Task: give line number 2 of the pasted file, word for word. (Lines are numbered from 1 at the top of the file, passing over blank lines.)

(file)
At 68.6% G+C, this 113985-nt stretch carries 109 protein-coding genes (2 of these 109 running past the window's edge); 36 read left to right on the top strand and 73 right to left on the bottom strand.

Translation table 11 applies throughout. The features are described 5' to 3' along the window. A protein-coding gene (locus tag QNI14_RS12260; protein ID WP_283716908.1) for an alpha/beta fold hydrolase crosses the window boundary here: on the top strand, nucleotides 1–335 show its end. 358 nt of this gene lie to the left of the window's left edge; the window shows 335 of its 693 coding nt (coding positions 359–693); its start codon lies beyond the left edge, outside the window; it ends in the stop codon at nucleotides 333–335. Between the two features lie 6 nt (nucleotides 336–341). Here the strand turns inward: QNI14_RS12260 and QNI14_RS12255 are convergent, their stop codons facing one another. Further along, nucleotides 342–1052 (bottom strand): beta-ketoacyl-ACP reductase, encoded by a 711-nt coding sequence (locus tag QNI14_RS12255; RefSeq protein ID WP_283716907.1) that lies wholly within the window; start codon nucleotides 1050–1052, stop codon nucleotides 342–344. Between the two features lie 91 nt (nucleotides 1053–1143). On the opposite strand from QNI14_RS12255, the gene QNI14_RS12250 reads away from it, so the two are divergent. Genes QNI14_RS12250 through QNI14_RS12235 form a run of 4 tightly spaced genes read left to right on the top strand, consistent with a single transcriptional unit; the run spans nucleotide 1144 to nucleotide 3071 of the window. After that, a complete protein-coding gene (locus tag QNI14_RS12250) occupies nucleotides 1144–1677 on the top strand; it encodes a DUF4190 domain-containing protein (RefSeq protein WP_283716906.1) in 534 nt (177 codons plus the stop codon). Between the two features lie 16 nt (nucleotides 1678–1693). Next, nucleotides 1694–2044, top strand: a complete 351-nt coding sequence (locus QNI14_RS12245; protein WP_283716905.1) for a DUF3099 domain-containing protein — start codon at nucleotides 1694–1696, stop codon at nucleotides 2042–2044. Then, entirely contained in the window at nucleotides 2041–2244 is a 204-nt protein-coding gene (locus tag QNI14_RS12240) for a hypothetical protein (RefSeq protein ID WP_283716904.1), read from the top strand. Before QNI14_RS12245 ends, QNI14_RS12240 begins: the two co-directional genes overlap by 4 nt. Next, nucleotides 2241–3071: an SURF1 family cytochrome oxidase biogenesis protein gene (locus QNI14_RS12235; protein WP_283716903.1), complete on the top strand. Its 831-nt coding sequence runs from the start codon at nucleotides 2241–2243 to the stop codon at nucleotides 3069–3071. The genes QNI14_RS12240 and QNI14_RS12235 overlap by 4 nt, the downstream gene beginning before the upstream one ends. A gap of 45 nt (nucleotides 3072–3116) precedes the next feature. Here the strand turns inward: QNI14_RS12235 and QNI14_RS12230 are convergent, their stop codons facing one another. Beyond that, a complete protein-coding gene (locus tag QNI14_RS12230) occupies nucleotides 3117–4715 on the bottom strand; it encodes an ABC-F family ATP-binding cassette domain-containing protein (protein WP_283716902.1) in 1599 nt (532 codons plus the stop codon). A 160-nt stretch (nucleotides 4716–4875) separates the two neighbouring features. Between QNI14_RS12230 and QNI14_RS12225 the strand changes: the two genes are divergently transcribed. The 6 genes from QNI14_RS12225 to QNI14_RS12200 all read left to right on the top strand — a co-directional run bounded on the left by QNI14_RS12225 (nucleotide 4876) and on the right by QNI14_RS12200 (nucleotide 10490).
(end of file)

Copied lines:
Translation table 11 applies throughout. The features are described 5' to 3' along the window. A protein-coding gene (locus tag QNI14_RS12260; protein ID WP_283716908.1) for an alpha/beta fold hydrolase crosses the window boundary here: on the top strand, nucleotides 1–335 show its end. 358 nt of this gene lie to the left of the window's left edge; the window shows 335 of its 693 coding nt (coding positions 359–693); its start codon lies beyond the left edge, outside the window; it ends in the stop codon at nucleotides 333–335. Between the two features lie 6 nt (nucleotides 336–341). Here the strand turns inward: QNI14_RS12260 and QNI14_RS12255 are convergent, their stop codons facing one another. Further along, nucleotides 342–1052 (bottom strand): beta-ketoacyl-ACP reductase, encoded by a 711-nt coding sequence (locus tag QNI14_RS12255; RefSeq protein ID WP_283716907.1) that lies wholly within the window; start codon nucleotides 1050–1052, stop codon nucleotides 342–344. Between the two features lie 91 nt (nucleotides 1053–1143). On the opposite strand from QNI14_RS12255, the gene QNI14_RS12250 reads away from it, so the two are divergent. Genes QNI14_RS12250 through QNI14_RS12235 form a run of 4 tightly spaced genes read left to right on the top strand, consistent with a single transcriptional unit; the run spans nucleotide 1144 to nucleotide 3071 of the window. After that, a complete protein-coding gene (locus tag QNI14_RS12250) occupies nucleotides 1144–1677 on the top strand; it encodes a DUF4190 domain-containing protein (RefSeq protein WP_283716906.1) in 534 nt (177 codons plus the stop codon). Between the two features lie 16 nt (nucleotides 1678–1693). Next, nucleotides 1694–2044, top strand: a complete 351-nt coding sequence (locus QNI14_RS12245; protein WP_283716905.1) for a DUF3099 domain-containing protein — start codon at nucleotides 1694–1696, stop codon at nucleotides 2042–2044. Then, entirely contained in the window at nucleotides 2041–2244 is a 204-nt protein-coding gene (locus tag QNI14_RS12240) for a hypothetical protein (RefSeq protein ID WP_283716904.1), read from the top strand. Before QNI14_RS12245 ends, QNI14_RS12240 begins: the two co-directional genes overlap by 4 nt. Next, nucleotides 2241–3071: an SURF1 family cytochrome oxidase biogenesis protein gene (locus QNI14_RS12235; protein WP_283716903.1), complete on the top strand. Its 831-nt coding sequence runs from the start codon at nucleotides 2241–2243 to the stop codon at nucleotides 3069–3071. The genes QNI14_RS12240 and QNI14_RS12235 overlap by 4 nt, the downstream gene beginning before the upstream one ends. A gap of 45 nt (nucleotides 3072–3116) precedes the next feature. Here the strand turns inward: QNI14_RS12235 and QNI14_RS12230 are convergent, their stop codons facing one another. Beyond that, a complete protein-coding gene (locus tag QNI14_RS12230) occupies nucleotides 3117–4715 on the bottom strand; it encodes an ABC-F family ATP-binding cassette domain-containing protein (protein WP_283716902.1) in 1599 nt (532 codons plus the stop codon). A 160-nt stretch (nucleotides 4716–4875) separates the two neighbouring features. Between QNI14_RS12230 and QNI14_RS12225 the strand changes: the two genes are divergently transcribed. The 6 genes from QNI14_RS12225 to QNI14_RS12200 all read left to right on the top strand — a co-directional run bounded on the left by QNI14_RS12225 (nucleotide 4876) and on the right by QNI14_RS12200 (nucleotide 10490).